Aircraft carriers have long been symbols of America's ability to project power anywhere in the world, but carriers are spending less and less time deployed. Carrier deployment rates are the lowest in over two decades as the US military enters a time of renewed great power competition.
- Forced to pay the high cost of overuse of America's carrier force during the global war on terror, backlogs at public shipyards and extended maintenance periods are seeing US carriers spending more time in port or in the shop than deployed.
- The deployment rate for US carriers has dropped to a 25-year low, according to an analysis by US Naval Institute News.
- These shifts have caused the Navy to take a much more strategic approach to the way it thinks about carrier deployments, causing commanders to be more selective about where they send US carriers.
US carriers are spending less time deployed and more time in port or in the shop for maintenance as deployment rates drop to a 25-year low, a US Naval Institute News study revealed Wednesday.
This past summer, the better part of a month — 22 days — passed without a full carrier strike group underway anywhere in the world, reportedly marking the longest gap in more than half a century.
Only about 15% of the US Navy's aircraft carriers have been deployed in 2018. The Navy has not seen rates this low since 1992, just after the collapse of the Soviet Union and the conclusion of the Cold War. In the Middle East, where the US is battling Islamic insurgents, there has not been an aircraft carrier there since March, when the USS Theodore Roosevelt left the region.
Signs of potential trouble appeared a couple of years ago. The aircraft carrier USS Dwight D. Eisenhower left the Middle East in December 2016 after launching hundreds of airstrikes on the terrorist group ISIS in Iraq and Syria, Fox News reported. The Ike's return to port reportedly marked the first time since the end of World War II that the US did not have at least one aircraft carrier deployed, a situation that lasted for about a week.
Maintenance backlogs are hurting readiness
Maintenance overruns due to backlogs at public shipyards have cost the Navy dearly in terms of readiness, as these facilities fall farther and farther behind.
Between 2000 and 2016, America's carrier force lost 1,300 operational days, the equivalent of seven six-month deployments, USNI News noted, citing a 2017 Government Accountability Office report. Measuring from Fiscal Year 2015, the Navy lost roughly a year's worth of operational days for its aircraft carriers.
The USS Dwight D. Eisenhower has been in the shop for maintenance well beyond its expected February 2018 delivery date. The ship is expected to be ready for deployment in 2019, meaning it will have been in maintenance three times longer than anticipated, USNI News reported Monday.
Furthermore, more than half of the Navy's F/A-18E/F Super Hornets are not currently mission capable. The US Navy is pushing to integrate the F-35C Lightning II Joint Strike Fighters into the carrier air wings, but the Super Hornets remain a core element of existing carrier-based squadrons.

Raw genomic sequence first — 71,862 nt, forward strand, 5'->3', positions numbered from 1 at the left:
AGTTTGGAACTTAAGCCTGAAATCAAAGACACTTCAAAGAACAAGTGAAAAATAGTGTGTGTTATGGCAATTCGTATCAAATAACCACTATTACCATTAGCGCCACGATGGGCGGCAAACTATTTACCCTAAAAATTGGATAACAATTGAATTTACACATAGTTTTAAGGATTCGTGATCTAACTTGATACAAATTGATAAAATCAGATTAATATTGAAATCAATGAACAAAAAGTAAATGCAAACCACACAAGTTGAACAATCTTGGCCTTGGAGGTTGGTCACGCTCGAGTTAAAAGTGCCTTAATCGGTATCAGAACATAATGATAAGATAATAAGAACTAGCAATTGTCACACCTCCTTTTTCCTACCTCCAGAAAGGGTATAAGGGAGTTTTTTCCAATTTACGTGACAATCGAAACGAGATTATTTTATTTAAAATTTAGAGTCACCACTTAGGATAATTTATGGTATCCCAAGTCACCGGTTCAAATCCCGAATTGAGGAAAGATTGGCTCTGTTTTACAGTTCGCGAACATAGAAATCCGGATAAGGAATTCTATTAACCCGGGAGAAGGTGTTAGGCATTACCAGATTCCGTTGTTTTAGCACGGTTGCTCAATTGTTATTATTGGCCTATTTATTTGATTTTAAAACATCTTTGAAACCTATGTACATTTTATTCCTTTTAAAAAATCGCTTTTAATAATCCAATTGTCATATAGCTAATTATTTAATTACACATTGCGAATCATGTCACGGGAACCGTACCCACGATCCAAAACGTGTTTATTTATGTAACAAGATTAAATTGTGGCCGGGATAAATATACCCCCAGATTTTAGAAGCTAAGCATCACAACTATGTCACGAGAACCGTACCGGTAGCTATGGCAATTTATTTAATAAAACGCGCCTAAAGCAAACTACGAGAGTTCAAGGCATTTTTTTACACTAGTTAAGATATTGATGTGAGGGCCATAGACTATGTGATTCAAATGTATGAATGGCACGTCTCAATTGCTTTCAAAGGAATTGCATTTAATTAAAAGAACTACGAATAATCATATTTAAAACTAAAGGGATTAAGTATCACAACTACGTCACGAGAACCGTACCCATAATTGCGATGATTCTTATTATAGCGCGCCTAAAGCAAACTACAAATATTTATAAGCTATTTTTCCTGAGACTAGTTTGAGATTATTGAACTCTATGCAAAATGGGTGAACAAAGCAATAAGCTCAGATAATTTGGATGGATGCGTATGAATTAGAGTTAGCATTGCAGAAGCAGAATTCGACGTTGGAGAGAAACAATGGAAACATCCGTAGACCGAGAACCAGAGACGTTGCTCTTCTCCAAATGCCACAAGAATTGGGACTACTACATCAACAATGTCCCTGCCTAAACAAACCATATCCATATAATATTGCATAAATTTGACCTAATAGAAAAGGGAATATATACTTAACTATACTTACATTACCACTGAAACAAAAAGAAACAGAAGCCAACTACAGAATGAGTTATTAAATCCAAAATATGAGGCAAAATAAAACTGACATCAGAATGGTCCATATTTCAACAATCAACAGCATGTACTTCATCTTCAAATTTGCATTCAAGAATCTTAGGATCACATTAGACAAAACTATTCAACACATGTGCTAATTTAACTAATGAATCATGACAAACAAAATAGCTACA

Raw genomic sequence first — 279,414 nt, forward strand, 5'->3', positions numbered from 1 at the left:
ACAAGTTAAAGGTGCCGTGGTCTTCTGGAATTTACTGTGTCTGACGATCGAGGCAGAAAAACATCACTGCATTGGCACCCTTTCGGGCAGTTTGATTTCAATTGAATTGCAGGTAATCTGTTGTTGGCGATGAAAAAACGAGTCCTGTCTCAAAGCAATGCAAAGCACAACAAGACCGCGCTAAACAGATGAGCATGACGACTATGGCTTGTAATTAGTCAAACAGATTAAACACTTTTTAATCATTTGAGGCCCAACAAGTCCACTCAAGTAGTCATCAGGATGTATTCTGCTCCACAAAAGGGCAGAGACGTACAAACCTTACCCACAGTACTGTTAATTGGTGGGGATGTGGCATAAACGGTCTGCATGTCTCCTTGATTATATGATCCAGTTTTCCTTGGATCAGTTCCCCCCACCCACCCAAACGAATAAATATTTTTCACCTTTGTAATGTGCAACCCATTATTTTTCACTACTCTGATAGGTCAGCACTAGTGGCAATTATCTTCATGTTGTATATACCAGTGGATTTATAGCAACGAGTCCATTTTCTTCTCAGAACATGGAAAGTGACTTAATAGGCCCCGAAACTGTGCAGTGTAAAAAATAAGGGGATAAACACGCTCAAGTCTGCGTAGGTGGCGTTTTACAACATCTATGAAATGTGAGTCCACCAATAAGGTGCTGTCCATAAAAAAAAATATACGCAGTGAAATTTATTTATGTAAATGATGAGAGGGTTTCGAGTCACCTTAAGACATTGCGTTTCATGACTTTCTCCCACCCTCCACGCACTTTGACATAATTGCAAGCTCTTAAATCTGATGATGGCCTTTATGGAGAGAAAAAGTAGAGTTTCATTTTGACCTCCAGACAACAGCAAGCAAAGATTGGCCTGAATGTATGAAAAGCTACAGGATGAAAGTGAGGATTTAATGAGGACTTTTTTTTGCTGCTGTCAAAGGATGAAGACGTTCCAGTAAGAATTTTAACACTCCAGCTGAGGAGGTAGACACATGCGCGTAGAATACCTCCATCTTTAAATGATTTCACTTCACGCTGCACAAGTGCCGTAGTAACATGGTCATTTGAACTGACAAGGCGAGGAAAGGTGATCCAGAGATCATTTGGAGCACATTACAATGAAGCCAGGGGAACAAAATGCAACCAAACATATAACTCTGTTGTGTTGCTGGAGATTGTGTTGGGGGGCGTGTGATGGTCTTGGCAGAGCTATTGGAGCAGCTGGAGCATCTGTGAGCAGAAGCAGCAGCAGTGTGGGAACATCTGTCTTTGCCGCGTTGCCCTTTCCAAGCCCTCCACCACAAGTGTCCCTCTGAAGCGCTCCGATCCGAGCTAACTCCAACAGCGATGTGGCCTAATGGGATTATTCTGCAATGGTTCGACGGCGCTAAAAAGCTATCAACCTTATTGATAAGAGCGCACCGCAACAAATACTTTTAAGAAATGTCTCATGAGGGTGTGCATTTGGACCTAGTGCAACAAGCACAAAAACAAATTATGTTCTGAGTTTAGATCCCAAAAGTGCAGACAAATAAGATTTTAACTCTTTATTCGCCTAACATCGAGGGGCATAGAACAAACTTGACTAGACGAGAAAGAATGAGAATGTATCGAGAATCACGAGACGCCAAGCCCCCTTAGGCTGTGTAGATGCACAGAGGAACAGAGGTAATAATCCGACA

The Navy is paying the high price of overuse of the carrier force in support missions against extremists in the war on terror in the aftermath of 9/11, according to Navy officials.
China is boosting its maritime warfighting capabilities
Setbacks for the Navy come as US rivals, China in particular, strive to bolster their maritime warfighting capabilities.
China has one operational aircraft carrier — the Liaoning, a Soviet heavy aircraft-carrying cruiser refitted to serve as the flagship of the People's Liberation Army Navy and a training vessel for carrier operations. The country has a second carrier, one which was indigenously produced, undergoing sea trials and a third carrier on the way. China is expected to have at least four operational carriers within the next decade, with each carrier more advanced and more capable than its predecessor.
Russia, on the other hand, is upgrading its Admiral Kuznetsov carrier, although the vessel, like its Chinese sister ships, is expected to still trail behind the more advanced capabilities of US carriers, which have been patrolling the high seas for decades.
The Navy's new deployment strategy
Faced with deployment drawbacks, the US Navy has adopted a new strategy, one that breaks with nearly two decades of tradition. Focusing on operational unpredictability, a potential advantage in high-end combat with peer competitors, the Navy is embracing dynamic force employment, which is characterized by short deployments in multiple areas of importance rather than prolonged operations in a single hot spot.
While the Navy has emphasized the strategic advantages of the new deployment plan, experts suggest that maintenance delays and other issues have forced the Navy to be more selective about where it sends its carrier strike groups.
The Navy is attempting to reset the force to prepare for conflict with Russia and China, as well as maintain support for US allies and partners. As for whether or not the reduced deployment rates send a message to rivals about America's ability to wage war in this time of renewed great power competition, that is up for debate.